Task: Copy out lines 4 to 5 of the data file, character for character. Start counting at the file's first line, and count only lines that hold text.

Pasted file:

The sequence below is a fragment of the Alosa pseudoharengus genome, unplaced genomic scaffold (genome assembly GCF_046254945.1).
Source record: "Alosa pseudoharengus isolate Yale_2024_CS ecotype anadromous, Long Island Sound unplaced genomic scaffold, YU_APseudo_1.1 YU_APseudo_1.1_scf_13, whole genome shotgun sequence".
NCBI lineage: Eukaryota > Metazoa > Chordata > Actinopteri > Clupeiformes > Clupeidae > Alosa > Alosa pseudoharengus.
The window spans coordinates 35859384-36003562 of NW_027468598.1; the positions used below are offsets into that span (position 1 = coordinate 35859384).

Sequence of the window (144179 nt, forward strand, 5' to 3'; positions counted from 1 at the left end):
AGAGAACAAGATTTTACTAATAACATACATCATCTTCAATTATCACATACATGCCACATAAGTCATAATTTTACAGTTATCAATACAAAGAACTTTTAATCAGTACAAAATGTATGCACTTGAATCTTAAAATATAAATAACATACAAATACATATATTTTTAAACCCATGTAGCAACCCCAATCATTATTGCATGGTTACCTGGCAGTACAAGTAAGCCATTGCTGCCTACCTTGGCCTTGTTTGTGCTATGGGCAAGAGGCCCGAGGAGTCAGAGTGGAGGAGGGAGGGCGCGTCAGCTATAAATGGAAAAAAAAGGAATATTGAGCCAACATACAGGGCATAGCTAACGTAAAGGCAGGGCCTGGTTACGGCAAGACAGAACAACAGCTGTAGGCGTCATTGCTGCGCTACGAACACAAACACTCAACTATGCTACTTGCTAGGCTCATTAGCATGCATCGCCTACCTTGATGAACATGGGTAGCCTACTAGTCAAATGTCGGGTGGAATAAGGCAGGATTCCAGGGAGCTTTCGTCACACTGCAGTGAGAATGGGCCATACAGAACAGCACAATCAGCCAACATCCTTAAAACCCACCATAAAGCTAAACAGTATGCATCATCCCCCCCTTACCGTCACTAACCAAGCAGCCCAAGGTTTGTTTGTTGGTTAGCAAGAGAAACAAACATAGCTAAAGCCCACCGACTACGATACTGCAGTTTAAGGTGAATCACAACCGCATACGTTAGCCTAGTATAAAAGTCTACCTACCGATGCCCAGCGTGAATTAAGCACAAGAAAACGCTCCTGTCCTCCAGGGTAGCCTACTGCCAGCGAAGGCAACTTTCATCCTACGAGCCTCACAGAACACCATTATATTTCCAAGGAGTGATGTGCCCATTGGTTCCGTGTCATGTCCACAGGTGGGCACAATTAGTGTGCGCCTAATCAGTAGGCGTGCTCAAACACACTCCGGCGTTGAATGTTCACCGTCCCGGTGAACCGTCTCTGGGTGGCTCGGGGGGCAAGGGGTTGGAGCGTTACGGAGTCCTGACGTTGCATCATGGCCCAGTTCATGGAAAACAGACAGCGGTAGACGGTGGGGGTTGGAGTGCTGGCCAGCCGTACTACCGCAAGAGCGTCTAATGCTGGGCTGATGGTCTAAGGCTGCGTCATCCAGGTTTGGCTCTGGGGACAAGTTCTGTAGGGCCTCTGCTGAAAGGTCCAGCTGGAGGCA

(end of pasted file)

The window spans coordinates 35859384-36003562 of NW_027468598.1; the positions used below are offsets into that span (position 1 = coordinate 35859384).

Sequence of the window (144179 nt, forward strand, 5' to 3'; positions counted from 1 at the left end):